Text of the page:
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PSA6 - Can you help with questions from a past paper? watch

1. If anyone can suggest the answers to these, I'd appreciate it. They're mathsey ones, so I'm hoping for only one answer to each (I want to eliminate my confusion, not add to it)!

(All from PSA6, June 2004)

1. Calculate the temperature at which Flourine-17 ions would have energies equivalent to having been accelerated from rest by 25MV. The charge on a Flourine-17 ion is -1.6x10-19.

[Other numbers given in the passage in the start of that question are: the half-life of Flourine-17 is 64s. (I don't know whether you'd have to use these)]

2. The table shows the radius r of various atomic nuclei of nucleon number A.

Element..........Nucleon Number (A).......Nuclear Radius (r/10-15 m)
Boron........................... ....10.......................... .2.69
Silicon......................... ......28........................ ..3.93
Strontium....................... ....88.......................... 5.34
Tin............................. ......120....................... ...5.99
Uranium......................... ...238.........................7 .74

It is predicted that for most nuclei r=r0A1/3

a) Plot a suitable graph to confirm this relationship.

(I could do part a), the log-log graph)

b) Use the graph to determine a value of r0

c) The mass of a nucleus is directly proportional to its nucleon number. Assuming the shape of a nucleus can be approximated to a sphere, and that r=r0A1/3, show that the density of nuclei of different elements should be the same.

d) A nucleus of fluorine containing 17 nucleons has a radius of 5.5x10-15m. Use your graph to predict how it's density compares to that of other nuclei.

Any light people can shed on these would be much needed illumination!
2. what exam board is that?
3. Answer to q1 is 1.93*10^11 K
using eV=1/2mv^2 and 1/2mc^2=3kT/2
therefore eV=3kT/2
4. for question 2 your dont need to do a log graph
it is better to plot the nuclear radius against A^1/3 which will give you a straight line then r0 is equal to the gradient

for part c:

density =mass / volume

mass of nucleus is proportional to the nucleon number there for we can say m=A

and the volume of a sphere is 4/3(pi)r^3

therefore

density=A/(4/3(pi)(r0A^1/3)^3)
cancelling out

density=1/(4/3 (pi) r0^3)

note the density does not rely on the nucleon number therefore density should be the same for different elements as r0 is constant.

sorry its so hard to follow its kinda hard to type maths on the computer, any problems with understanding post back and ill try to explain in more detail.
5. Question 1 solution:

First you need to convert energy to Joules. So:
25Mev = (25*10^6) * 1.6*10^-19 = 4*10^-12 Joules

Now use E= (3/2)*KT, where K is boltzman constant

T= 1.93*10^11 Kelvin
6. has anyone done the psa6 june 2002 past paper im stuck on q1g

'calculate the magnitude of the 'small force' refferred to in the passage. [2]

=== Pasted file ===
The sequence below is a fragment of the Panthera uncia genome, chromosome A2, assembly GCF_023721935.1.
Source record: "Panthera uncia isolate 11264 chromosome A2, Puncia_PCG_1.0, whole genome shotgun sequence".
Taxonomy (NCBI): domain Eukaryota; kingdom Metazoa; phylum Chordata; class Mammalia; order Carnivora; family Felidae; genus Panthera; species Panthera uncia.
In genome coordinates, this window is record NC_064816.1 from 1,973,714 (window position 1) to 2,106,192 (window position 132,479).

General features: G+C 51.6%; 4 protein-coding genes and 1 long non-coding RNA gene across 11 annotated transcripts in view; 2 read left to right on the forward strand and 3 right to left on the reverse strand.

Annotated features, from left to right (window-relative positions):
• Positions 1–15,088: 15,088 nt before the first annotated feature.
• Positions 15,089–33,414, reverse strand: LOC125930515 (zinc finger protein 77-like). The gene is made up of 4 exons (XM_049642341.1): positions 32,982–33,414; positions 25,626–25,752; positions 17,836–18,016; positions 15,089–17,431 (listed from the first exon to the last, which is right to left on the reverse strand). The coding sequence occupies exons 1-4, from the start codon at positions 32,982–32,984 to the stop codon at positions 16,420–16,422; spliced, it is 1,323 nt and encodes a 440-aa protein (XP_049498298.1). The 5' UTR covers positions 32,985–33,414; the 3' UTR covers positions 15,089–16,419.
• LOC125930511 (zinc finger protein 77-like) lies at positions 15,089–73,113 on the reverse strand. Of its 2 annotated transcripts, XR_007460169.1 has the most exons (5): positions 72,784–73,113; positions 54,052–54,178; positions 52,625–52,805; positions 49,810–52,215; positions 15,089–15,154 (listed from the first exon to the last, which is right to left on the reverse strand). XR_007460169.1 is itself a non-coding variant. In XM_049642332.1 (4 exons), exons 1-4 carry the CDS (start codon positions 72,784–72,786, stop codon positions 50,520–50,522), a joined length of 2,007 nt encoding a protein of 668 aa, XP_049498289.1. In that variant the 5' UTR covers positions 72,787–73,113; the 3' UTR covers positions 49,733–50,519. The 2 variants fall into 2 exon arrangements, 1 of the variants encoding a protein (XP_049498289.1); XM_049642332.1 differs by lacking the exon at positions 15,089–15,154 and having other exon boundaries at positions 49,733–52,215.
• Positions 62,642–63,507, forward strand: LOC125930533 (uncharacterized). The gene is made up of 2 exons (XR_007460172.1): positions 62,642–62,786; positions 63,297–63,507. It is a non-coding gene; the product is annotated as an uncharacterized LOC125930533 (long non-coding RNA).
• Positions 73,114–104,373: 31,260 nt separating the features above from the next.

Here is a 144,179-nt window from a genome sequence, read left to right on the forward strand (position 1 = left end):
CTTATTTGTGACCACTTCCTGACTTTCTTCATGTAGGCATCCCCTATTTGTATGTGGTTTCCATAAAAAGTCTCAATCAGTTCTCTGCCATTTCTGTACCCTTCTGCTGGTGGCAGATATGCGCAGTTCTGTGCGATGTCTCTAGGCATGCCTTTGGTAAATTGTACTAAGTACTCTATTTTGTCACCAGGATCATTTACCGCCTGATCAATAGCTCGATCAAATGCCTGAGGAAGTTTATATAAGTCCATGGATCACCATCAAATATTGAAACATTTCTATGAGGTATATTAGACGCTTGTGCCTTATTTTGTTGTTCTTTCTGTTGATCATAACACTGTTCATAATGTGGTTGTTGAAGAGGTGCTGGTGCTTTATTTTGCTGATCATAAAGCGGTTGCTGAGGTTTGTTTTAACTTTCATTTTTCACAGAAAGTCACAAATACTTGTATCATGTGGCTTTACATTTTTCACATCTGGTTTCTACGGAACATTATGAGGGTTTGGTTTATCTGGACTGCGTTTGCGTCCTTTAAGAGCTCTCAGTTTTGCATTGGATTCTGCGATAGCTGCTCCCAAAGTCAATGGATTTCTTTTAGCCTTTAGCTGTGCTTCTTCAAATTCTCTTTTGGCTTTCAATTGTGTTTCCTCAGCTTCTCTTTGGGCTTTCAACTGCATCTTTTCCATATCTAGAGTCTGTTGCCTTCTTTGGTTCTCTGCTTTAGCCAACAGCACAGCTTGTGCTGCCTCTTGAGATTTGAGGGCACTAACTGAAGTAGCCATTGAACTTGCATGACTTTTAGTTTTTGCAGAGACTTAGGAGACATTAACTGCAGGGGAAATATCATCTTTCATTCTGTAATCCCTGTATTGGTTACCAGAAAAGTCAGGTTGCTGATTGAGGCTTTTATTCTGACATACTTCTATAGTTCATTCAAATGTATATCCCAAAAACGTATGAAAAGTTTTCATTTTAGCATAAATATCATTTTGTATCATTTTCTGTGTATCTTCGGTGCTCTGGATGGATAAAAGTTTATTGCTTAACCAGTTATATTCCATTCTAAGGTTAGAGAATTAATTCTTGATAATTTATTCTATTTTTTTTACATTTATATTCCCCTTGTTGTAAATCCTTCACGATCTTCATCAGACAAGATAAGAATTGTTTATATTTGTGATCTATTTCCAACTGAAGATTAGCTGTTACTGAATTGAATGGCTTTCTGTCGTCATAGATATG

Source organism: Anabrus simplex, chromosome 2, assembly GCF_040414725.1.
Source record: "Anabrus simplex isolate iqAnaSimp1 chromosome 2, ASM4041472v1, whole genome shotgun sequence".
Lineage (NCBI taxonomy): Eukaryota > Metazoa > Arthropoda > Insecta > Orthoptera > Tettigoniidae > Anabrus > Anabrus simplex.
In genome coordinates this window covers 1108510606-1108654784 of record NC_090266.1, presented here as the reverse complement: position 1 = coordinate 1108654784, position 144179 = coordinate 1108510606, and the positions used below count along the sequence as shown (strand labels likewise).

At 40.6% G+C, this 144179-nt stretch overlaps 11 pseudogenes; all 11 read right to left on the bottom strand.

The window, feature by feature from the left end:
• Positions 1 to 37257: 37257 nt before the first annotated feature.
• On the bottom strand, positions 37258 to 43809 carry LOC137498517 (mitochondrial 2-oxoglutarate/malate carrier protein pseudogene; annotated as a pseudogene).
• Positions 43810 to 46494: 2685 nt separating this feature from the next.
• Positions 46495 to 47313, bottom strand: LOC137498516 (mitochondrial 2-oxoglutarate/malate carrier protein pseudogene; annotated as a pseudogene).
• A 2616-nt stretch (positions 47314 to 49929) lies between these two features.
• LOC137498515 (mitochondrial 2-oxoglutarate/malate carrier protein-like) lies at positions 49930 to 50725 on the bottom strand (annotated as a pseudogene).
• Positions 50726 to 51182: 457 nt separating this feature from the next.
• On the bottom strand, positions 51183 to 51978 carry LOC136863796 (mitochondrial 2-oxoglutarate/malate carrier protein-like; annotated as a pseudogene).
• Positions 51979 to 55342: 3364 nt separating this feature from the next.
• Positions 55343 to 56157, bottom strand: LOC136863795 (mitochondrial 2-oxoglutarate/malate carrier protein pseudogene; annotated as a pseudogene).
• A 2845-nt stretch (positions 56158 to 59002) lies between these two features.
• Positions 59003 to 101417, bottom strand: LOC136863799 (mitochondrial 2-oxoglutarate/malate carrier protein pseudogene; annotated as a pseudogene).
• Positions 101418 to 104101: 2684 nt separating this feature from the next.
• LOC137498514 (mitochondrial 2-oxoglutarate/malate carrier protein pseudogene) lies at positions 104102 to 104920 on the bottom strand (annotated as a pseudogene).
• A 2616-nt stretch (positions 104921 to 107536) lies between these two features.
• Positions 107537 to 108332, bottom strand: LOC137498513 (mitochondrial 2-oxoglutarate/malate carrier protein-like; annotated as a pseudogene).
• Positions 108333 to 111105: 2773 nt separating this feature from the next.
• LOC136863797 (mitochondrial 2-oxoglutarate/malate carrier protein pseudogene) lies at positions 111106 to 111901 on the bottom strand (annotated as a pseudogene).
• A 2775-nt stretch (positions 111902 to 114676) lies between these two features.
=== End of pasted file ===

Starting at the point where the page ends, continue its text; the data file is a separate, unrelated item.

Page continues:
i know you use F=BIl but not sure how to find B.

The passage at the front of the paper is photocopied badly so does not sure if it gives a value in that. if not can someone give me a hand.
cheers
7. (Original post by nicnewell)
Answer to q1 is 1.93*10^11 K
using eV=1/2mv^2 and 1/2mc^2=3kT/2
therefore eV=3kT/2
Is that formula 3kT/2 a standard one? Trying to find formulae in the salters book is like finding a needle in a haystack. Secondly, what value does k have?
8. (Original post by nicnewell)
for question 2 your dont need to do a log graph
it is better to plot the nuclear radius against A^1/3 which will give you a straight line then r0 is equal to the gradient

for part c:

density =mass / volume

mass of nucleus is proportional to the nucleon number there for we can say m=A

and the volume of a sphere is 4/3(pi)r^3

therefore

density=A/(4/3(pi)(r0A^1/3)^3)
cancelling out

density=1/(4/3 (pi) r0^3)

note the density does not rely on the nucleon number therefore density should be the same for different elements as r0 is constant.

sorry its so hard to follow its kinda hard to type maths on the computer, any problems with understanding post back and ill try to explain in more detail.
Okay i understand the density part but if m is directly proportional to A, why is m=A and not =kA where k is the proportionality constant?

Furthermore - isn't a log-log graph used to show power relationships? I plotted it and got the straight line - I just don't know how to use it. I figured gradient but the logs are confusing me... once again, trying to decipher Salters context-based cufuffle doesn't do any favours!

I'd appreciate more help on this, because once i understand it, it does tend to stick!
9. One last query... it's 20MV not 20MeV in the q.
10. (Original post by nicnewell)
has anyone done the psa6 june 2002 past paper im stuck on q1g

'calculate the magnitude of the 'small force' refferred to in the passage. [2]

i know you use F=BIl but not sure how to find B.

The passage at the front of the paper is photocopied badly so does not sure if it gives a value in that. if not can someone give me a hand.
cheers
30 µT...yes, it does say in the passage. I have the answer scheme too, so if you want to check your answer, just let me know.

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